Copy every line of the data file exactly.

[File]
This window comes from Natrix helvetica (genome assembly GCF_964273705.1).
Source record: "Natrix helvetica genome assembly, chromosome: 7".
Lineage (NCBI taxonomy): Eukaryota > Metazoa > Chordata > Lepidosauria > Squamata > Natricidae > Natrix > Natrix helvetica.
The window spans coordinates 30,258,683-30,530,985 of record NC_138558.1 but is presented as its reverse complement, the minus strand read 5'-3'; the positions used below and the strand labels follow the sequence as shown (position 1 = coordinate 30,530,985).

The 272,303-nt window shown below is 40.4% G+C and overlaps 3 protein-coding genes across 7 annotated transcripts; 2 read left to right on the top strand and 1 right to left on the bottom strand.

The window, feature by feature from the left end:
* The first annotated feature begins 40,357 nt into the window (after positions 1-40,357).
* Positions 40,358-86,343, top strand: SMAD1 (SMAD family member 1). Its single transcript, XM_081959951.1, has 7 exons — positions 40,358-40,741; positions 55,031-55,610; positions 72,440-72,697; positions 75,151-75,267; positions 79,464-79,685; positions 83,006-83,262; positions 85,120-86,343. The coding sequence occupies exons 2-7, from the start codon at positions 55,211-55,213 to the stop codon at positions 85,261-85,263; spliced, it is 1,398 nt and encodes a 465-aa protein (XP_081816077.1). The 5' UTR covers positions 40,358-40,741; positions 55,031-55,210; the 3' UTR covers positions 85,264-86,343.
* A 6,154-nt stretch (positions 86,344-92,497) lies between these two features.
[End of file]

This window comes from Natrix helvetica (genome assembly GCF_964273705.1).
Source record: "Natrix helvetica genome assembly, chromosome: 7".
Lineage (NCBI taxonomy): Eukaryota > Metazoa > Chordata > Lepidosauria > Squamata > Natricidae > Natrix > Natrix helvetica.
The window spans coordinates 30,258,683-30,530,985 of record NC_138558.1 but is presented as its reverse complement, the minus strand read 5'-3'; the positions used below and the strand labels follow the sequence as shown (position 1 = coordinate 30,530,985).

The 272,303-nt window shown below is 40.4% G+C and overlaps 3 protein-coding genes across 7 annotated transcripts; 2 read left to right on the top strand and 1 right to left on the bottom strand.

The window, feature by feature from the left end:
* The first annotated feature begins 40,357 nt into the window (after positions 1-40,357).
* Positions 40,358-86,343, top strand: SMAD1 (SMAD family member 1). Its single transcript, XM_081959951.1, has 7 exons — positions 40,358-40,741; positions 55,031-55,610; positions 72,440-72,697; positions 75,151-75,267; positions 79,464-79,685; positions 83,006-83,262; positions 85,120-86,343. The coding sequence occupies exons 2-7, from the start codon at positions 55,211-55,213 to the stop codon at positions 85,261-85,263; spliced, it is 1,398 nt and encodes a 465-aa protein (XP_081816077.1). The 5' UTR covers positions 40,358-40,741; positions 55,031-55,210; the 3' UTR covers positions 85,264-86,343.
* A 6,154-nt stretch (positions 86,344-92,497) lies between these two features.